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Thinking about going to the dentist: a Contemplation Ladder to assess dentally-avoidant individuals' readiness to go to a dentist.

Coolidge T, Skaret E, Heima M, Johnson EK, Hillstead MB, Farjo N, Asmyhr O, Weinstein P - BMC Oral Health (2011)

Bottom Line: However, Ladder scores were significantly related to statements of intention to visit a dentist in the future and the importance of oral health.The data provide support for the convergent and divergent construct validity of the Ladder, and preliminary support for its criterion validity.The lack of relationship between dental fear and Ladder scores suggests that avoidant individuals may be helped to decide to go to a dentist using interventions which do not explicitly target their fear.

View Article: PubMed Central - HTML - PubMed

Affiliation: Dental Public Health Sciences, University of Washington, Seattle WA, USA. tcoolidg@u.washington.edu

ABSTRACT

Background: The Transtheoretical Model suggests that individuals vary according to their readiness to change behavior. Previous work in smoking cessation and other health areas suggests that interventions are more successful when they are tailored to an individual's stage of change with regards to the specific behavior. We report on the performance of a single-item measure ("Ladder") to assess the readiness to change dental-avoidant behavior.

Methods: An existing Contemplation Ladder for assessing stage of change in smoking cessation was modified to assess readiness to go to a dentist. The resulting Ladder was administered to samples of English-speaking adolescents (USA), Spanish-speaking adults (USA), and Norwegian military recruits (Norway) in order to assess construct validity. The Ladder was also administered to a sample of English-speaking avoidant adolescents and young adults who were enrolled in an intervention study (USA) in order to assess criterion validity. All participants also had dental examinations, and completed other questionnaires. Correlations, chi square, t tests and one-way ANOVAs were used to assess relationships between variables.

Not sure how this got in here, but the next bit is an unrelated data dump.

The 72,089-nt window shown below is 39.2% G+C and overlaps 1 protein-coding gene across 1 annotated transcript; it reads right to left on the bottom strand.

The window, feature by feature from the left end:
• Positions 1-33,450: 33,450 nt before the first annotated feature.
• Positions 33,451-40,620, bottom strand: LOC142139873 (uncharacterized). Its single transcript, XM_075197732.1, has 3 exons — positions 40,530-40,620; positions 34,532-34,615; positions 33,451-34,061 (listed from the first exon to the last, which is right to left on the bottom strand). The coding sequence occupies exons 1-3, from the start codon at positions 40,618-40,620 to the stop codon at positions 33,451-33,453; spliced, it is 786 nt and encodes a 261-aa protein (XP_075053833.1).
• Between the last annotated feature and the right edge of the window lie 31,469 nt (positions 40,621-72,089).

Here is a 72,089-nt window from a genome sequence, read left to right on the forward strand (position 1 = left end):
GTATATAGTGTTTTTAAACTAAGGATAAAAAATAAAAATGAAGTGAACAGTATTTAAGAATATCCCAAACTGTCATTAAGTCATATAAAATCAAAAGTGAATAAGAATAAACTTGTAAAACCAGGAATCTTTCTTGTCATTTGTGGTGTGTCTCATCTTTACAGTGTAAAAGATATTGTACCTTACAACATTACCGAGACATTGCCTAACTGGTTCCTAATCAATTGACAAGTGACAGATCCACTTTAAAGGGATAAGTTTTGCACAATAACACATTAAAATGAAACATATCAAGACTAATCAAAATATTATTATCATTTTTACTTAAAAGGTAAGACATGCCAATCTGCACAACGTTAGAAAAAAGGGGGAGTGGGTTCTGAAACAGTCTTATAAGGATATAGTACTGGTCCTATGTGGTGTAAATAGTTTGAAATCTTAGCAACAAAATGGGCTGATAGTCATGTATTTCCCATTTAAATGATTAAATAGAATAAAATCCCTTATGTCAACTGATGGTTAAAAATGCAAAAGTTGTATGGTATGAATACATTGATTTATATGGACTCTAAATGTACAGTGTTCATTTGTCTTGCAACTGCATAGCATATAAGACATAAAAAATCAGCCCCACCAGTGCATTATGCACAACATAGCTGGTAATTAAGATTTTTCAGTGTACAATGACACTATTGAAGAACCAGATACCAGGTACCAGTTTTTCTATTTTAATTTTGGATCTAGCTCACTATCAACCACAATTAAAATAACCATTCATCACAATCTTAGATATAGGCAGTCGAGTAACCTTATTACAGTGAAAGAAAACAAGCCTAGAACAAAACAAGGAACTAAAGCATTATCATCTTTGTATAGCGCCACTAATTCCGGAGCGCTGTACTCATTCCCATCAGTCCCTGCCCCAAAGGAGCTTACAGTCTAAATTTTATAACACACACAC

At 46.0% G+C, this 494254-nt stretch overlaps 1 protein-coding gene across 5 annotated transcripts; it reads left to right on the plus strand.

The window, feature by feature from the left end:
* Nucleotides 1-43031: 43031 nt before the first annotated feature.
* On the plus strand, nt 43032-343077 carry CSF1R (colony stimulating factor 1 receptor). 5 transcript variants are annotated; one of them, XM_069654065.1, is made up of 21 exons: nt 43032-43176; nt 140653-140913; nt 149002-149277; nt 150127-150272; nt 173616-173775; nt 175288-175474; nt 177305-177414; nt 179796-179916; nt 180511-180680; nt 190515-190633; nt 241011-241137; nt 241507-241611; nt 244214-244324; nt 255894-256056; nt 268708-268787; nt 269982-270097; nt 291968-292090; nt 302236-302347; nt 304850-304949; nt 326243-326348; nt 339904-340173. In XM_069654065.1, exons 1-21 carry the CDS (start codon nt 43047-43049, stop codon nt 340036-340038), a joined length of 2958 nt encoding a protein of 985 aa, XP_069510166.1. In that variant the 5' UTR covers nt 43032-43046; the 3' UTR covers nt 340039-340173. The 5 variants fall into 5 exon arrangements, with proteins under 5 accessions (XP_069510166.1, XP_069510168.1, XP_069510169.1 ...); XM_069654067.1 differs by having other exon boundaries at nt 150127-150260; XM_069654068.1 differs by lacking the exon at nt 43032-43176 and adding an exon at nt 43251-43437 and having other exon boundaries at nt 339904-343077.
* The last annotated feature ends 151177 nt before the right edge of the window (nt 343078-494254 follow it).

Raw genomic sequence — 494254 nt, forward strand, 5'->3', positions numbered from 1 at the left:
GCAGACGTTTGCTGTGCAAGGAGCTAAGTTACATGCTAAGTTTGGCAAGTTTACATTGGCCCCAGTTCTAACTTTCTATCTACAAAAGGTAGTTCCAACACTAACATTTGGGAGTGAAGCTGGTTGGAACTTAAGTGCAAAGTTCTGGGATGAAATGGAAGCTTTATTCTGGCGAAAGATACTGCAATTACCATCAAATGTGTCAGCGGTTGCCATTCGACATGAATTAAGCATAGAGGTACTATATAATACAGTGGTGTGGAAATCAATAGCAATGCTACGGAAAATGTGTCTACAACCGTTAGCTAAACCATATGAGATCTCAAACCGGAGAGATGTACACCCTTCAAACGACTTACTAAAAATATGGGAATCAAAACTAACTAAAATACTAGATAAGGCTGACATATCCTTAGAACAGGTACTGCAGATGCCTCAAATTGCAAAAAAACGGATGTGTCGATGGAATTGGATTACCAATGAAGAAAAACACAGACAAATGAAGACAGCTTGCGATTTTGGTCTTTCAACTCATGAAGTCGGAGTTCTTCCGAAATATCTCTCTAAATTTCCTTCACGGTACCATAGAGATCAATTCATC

Results: In two samples, participants who do not go to the dentist had significantly more teeth with caries; in a third sample, participants who do not go to the dentist had significantly worse caries. Ladder scores were not significantly related to age, gender, caries, or dental fear. However, Ladder scores were significantly related to statements of intention to visit a dentist in the future and the importance of oral health. In a preliminary finding, Ladder scores at baseline also predicted whether or not the participants decided to go to a dentist in the intervention sample.

Conclusions: The data provide support for the convergent and divergent construct validity of the Ladder, and preliminary support for its criterion validity. The lack of relationship between dental fear and Ladder scores suggests that avoidant individuals may be helped to decide to go to a dentist using interventions which do not explicitly target their fear.

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Related in: MedlinePlus

Ladder scores for non-avoidant and avoidant participants in Sample 3.
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Figure 2: Ladder scores for non-avoidant and avoidant participants in Sample 3.

Mentions: The mean Ladder score of the avoidant participants was 7.45 (SD = 3.02, range = 1 - 11), while the mean Ladder score for the non-avoidant participants was 8.71 (SD = 2.83, range = 1 - 11). The mean values were significantly different (t = 6.35, df = 1929, p < 0.001). The mean Ladder values for the avoidant and non-avoidant participants are also presented in Figure 2.